How Wood Beads are Made
Our all natural wood beads are one of our best sellers. The wood material comes from indigenous trees of the Philippines. In this article, we will show you the process on how these wood beads are made.
Before we start discussing the steps on how the beads are made, let’s first take a look on what materials are used for the wood beads. The raw material used comes from different types of wood. Examples are bayong, ebony, mahogany, rosewood, redwood (magkuno), Robles, ols palmwood, coconut wood and a lot more. Raw lumbers are purchased from suppliers for easier material acquisition.
Step 1 Shaping the Wood
The shape of the wood beads is achieved by using a “puncher”. The machine may look puzzling to use, but its function is the same with your regular office tool puncher. The wood is placed onto the “shaper”. The machine is turned on and “punches” the lumber—creating the shape of the wood beads. Also, there are different shape settings of the puncher: teardrop, circle, and many more.
*Here is the puncher
*Various shapes can be made with different styles of punchers
Step 2 Drilling the holes
Using a hole puncher, the rough beads are drilled through. Using a wire, the beads are strung at arms length enough for the worker to hold each end by hand. This process will help the worker achieve the final shape of the bead by skillfully grinding the bead into shape using a bench grinder.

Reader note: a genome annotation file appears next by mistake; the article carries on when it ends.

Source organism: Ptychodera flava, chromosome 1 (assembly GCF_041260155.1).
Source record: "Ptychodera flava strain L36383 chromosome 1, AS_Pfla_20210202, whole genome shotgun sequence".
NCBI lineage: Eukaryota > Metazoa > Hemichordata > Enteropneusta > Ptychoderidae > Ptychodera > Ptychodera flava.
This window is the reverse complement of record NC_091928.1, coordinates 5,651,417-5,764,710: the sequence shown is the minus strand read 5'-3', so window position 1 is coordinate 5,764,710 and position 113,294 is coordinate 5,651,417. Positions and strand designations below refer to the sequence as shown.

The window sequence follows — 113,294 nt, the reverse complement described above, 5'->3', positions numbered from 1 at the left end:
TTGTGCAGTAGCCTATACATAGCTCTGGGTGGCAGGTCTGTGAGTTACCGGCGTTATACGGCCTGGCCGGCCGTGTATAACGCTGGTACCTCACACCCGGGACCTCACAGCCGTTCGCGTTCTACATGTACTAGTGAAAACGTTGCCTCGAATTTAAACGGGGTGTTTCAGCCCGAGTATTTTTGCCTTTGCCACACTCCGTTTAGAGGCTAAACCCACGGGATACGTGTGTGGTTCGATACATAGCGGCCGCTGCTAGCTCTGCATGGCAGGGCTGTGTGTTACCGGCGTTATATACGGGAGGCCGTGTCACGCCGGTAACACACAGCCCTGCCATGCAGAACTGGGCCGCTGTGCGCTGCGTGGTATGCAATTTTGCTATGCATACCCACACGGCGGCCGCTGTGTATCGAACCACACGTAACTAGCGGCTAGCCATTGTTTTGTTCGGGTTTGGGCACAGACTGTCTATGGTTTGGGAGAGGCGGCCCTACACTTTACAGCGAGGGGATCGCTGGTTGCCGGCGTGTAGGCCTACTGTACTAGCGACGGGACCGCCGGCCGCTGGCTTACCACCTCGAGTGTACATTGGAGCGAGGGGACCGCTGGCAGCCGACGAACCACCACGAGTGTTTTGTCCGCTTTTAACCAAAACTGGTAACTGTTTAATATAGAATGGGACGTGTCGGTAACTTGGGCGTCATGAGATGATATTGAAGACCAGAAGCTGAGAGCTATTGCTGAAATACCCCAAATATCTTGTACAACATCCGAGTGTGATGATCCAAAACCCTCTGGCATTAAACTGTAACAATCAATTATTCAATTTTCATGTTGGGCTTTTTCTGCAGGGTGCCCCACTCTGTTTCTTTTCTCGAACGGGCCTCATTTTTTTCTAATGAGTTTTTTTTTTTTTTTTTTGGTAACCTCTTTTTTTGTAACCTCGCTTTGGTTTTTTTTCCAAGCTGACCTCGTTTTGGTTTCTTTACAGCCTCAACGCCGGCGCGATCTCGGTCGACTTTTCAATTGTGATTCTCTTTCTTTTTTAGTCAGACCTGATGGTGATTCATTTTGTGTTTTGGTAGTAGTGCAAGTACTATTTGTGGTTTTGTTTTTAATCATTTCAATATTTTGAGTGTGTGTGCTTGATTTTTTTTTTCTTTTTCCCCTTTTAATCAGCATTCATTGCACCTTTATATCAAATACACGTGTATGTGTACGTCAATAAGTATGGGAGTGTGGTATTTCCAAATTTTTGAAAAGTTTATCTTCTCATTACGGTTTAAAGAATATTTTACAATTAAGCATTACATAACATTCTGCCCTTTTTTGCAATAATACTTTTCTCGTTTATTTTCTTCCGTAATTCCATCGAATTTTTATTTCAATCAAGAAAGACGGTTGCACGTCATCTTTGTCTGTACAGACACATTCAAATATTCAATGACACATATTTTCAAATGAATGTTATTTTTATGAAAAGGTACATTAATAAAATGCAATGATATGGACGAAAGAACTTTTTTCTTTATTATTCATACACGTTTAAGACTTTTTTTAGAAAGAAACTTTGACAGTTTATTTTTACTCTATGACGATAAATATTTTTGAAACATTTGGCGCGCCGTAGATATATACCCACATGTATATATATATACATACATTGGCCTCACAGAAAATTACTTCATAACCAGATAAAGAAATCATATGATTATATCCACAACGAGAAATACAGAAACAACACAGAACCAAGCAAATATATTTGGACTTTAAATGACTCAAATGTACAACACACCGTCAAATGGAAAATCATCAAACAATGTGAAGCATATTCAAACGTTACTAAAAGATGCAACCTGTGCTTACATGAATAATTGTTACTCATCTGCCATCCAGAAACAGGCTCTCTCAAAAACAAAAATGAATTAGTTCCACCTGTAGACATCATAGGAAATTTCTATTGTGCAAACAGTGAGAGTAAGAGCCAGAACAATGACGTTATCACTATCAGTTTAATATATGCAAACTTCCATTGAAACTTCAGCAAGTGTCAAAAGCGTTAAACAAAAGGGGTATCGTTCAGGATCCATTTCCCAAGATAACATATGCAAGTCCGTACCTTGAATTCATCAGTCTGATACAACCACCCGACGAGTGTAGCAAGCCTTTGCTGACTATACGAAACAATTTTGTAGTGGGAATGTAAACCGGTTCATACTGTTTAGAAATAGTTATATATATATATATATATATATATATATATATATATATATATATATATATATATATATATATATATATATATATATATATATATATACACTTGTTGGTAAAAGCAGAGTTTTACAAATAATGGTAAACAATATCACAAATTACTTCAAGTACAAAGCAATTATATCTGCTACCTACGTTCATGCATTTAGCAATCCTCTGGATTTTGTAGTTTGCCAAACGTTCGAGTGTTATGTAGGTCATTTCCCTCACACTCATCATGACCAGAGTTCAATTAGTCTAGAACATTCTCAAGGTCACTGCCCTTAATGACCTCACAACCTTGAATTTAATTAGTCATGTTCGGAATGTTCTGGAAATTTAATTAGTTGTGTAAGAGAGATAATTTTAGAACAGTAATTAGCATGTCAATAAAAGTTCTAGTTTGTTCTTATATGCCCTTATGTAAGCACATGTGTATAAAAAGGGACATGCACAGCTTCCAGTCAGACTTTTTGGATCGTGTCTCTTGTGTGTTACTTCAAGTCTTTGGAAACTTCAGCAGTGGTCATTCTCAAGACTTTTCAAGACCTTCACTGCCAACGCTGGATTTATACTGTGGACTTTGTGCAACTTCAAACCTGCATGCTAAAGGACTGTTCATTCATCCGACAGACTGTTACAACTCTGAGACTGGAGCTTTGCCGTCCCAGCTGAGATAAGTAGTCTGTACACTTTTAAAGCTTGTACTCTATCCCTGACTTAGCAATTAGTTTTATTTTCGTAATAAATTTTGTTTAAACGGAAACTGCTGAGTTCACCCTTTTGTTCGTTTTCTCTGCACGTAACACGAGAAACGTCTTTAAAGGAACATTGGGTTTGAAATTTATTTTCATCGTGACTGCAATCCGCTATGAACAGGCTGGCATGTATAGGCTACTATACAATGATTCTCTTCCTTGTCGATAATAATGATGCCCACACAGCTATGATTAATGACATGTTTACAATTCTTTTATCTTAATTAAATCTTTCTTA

Step 3 Rough Stranding
This process will help remove any defects and make the wood beads crisper. A beading machine is used to polish the wood beads. Different grades of sandpaper are used for polishing the beads. In this stage, the #100 and #150 grades are used.
Step 4 Refining
After the polishing process, the beads are placed in the beading machine again. The last and most fine sand paper grade (#360) is used to fully polish the beads.
Step 5 Buffing
Wax is applied to the wood beads to increase its shine and luster. To take the wax off, the beads go through a buffering process using a buffering machine or a grinder with buffer cloth attached to the wheel. We make sure the wax is removed to avoid beads from sticking together.
Step 6 Re- Stringing
Once the waxing is done, the next step is to string all the beads altogether. This process is manual; which means each single bead pieces is individually strung.
Step 7 Drying
The beads are then placed on a dryer to remove any excess moisture.
The Finished Product
After the long process, the wood beads are finally finished!